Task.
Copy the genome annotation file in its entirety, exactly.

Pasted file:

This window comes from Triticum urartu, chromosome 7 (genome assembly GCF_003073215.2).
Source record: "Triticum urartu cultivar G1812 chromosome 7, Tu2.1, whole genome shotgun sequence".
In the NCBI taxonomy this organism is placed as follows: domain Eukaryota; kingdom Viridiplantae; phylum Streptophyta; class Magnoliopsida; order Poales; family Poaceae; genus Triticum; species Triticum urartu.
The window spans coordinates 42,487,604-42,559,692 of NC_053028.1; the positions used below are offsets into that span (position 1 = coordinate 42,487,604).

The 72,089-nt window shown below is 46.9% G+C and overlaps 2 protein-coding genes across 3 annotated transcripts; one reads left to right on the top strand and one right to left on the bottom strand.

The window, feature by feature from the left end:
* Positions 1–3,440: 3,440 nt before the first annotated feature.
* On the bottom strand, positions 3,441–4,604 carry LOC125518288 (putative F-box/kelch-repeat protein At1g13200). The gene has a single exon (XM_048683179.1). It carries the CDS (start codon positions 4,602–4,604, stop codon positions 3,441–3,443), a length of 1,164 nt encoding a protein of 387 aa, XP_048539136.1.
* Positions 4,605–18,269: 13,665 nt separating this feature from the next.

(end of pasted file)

This window comes from Triticum urartu, chromosome 7 (genome assembly GCF_003073215.2).
Source record: "Triticum urartu cultivar G1812 chromosome 7, Tu2.1, whole genome shotgun sequence".
In the NCBI taxonomy this organism is placed as follows: domain Eukaryota; kingdom Viridiplantae; phylum Streptophyta; class Magnoliopsida; order Poales; family Poaceae; genus Triticum; species Triticum urartu.
The window spans coordinates 42,487,604-42,559,692 of NC_053028.1; the positions used below are offsets into that span (position 1 = coordinate 42,487,604).

The 72,089-nt window shown below is 46.9% G+C and overlaps 2 protein-coding genes across 3 annotated transcripts; one reads left to right on the top strand and one right to left on the bottom strand.

The window, feature by feature from the left end:
* Positions 1–3,440: 3,440 nt before the first annotated feature.
* On the bottom strand, positions 3,441–4,604 carry LOC125518288 (putative F-box/kelch-repeat protein At1g13200). The gene has a single exon (XM_048683179.1). It carries the CDS (start codon positions 4,602–4,604, stop codon positions 3,441–3,443), a length of 1,164 nt encoding a protein of 387 aa, XP_048539136.1.
* Positions 4,605–18,269: 13,665 nt separating this feature from the next.